February 14th


On Wednesday morning I awoke before the alarm and laid in bed surfing my memories. I was in Miss Snell’s, second grade class.  Since I was not very good with scissors, my shoebox valentine box looked shabby.  I don’t recall whether it was a class rule, but every kid got a card from each member of our class.

Now, this required labor.  We had to punch out a card, write our name on the back, stuff it in a miniature envelope and address it.  Of course, there were only five choices of valentines, meaning at least 4 or 5 students would receive an identical card from me.  I agonized about the one for Meice–the love of my life.  I chose a bear holding a heart–it’s message: Be my valentine.  I underlined “BE.”

When the time came to open our valentines, the boys were busily eating homeroom mom cupcakes, and we girls were searching for the one card from our love.  I read and reread the nondescript message from Meice.  I cherished it.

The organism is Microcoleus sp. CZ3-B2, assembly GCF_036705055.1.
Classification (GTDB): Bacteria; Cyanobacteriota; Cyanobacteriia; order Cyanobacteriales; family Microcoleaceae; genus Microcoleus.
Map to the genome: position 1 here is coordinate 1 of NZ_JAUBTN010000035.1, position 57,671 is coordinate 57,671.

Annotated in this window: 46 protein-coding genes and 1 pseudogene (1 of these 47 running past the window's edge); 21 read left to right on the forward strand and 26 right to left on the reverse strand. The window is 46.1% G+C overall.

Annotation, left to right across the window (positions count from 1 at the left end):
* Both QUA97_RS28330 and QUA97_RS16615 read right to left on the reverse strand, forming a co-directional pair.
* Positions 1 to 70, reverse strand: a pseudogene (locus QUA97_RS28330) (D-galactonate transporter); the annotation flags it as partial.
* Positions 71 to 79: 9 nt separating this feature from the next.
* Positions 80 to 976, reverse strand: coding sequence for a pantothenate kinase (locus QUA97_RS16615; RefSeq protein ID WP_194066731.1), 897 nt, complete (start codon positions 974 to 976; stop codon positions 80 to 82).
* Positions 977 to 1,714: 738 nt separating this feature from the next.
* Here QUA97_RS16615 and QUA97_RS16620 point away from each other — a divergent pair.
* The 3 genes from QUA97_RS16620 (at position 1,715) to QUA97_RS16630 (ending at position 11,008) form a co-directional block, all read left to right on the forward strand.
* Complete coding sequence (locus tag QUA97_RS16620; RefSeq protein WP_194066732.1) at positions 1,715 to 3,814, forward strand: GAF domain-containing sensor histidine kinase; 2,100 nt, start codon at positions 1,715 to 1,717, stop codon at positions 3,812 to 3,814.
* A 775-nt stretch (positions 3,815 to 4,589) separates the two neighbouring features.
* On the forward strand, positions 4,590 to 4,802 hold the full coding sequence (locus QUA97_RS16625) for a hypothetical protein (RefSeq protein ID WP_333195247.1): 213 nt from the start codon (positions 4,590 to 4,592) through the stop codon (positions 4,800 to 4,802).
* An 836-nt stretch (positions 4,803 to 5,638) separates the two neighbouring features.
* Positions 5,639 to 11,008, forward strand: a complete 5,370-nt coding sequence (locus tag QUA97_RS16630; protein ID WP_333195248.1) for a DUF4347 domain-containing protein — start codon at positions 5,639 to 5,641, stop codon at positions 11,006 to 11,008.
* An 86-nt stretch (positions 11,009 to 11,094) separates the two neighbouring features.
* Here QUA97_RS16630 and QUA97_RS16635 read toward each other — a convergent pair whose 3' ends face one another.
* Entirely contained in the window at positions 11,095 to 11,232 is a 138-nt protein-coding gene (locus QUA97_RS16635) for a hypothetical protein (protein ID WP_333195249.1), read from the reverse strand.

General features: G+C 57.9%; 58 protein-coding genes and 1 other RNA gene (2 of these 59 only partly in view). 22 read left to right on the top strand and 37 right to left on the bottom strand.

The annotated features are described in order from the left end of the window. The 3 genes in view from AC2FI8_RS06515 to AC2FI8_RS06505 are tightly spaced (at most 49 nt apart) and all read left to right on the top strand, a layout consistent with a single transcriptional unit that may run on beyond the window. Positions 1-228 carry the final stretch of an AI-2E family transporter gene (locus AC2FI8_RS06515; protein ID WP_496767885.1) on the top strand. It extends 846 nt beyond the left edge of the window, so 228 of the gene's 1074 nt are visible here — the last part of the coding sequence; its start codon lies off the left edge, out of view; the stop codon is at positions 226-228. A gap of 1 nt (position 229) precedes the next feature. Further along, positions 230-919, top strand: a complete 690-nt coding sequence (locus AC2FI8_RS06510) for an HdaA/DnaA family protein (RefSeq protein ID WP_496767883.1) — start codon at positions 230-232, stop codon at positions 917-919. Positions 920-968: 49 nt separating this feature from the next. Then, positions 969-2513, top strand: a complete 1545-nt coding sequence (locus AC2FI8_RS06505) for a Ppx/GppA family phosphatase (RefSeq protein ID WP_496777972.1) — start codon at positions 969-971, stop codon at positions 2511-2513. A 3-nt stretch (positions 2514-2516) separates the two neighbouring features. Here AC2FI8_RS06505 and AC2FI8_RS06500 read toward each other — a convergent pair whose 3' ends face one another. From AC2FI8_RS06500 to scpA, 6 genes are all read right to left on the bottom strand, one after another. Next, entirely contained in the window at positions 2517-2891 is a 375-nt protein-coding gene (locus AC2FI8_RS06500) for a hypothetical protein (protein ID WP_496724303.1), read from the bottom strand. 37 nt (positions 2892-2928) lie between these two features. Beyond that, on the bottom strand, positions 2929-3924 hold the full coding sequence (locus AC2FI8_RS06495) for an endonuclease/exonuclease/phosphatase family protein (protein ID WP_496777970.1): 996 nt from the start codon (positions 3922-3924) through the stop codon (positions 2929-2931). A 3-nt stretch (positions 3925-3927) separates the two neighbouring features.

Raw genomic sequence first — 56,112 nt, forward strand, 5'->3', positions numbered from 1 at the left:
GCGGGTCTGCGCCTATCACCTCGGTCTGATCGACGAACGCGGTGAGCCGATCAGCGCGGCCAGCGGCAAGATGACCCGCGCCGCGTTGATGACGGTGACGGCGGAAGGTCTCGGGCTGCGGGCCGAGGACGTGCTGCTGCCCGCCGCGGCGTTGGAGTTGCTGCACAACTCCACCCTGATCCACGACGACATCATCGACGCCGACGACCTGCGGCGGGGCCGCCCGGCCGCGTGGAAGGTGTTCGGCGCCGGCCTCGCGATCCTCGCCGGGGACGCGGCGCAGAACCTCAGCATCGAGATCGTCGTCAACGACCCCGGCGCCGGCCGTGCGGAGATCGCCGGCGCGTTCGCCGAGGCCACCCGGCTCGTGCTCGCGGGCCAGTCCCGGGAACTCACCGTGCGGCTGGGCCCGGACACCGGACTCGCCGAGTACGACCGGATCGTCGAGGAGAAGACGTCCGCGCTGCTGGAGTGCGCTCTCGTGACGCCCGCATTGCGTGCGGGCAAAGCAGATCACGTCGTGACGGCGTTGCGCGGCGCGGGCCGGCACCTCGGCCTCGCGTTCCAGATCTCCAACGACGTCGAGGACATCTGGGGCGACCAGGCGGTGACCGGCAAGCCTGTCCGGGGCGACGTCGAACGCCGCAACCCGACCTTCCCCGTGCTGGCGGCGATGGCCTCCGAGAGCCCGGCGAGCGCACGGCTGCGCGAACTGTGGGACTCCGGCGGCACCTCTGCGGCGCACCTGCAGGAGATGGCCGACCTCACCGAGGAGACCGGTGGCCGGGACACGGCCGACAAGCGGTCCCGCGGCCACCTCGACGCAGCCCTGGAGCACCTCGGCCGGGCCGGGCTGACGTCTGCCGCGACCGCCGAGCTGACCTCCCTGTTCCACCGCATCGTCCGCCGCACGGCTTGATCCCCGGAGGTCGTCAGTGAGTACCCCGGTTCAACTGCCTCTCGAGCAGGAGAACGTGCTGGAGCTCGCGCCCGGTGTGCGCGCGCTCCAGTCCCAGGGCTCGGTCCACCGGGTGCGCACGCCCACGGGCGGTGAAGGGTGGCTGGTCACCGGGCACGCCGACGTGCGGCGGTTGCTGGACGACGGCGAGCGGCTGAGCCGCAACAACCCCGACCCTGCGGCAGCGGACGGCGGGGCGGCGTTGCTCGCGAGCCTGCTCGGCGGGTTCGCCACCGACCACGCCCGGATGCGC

At 11:00 AM Wednesday, I went to my hair dresser appointment and in our conversation shared my memory.  Her response: “My husband doesn’t like Valentine’s Day.”

Wow!  Who doesn’t?  “What is up with that, Addie?”

“Chip went to a small, rural elementary school in Iowa.  Chip was short, with a slight build.  When he opened his shoebox, he’d have one or two cards.  Others would have many.”


Hmm. Hard to believe.  Today Chip is a beefcake, highly successful entrepreneur.  However, even at 50 years old, he is a broken little boy, due to the unconscious cruelty of other children.  Had I known this story I would have sent Chip a box of chocolates!

Unfortunately, my Valentine’s Day got worse:  Parkland, Florida.  Seventeen children and faculty assassinated by a sick 19-year-old with an AK-15.  My pleasant memories of February 14th have been shattered forever.

When is enough, enough?

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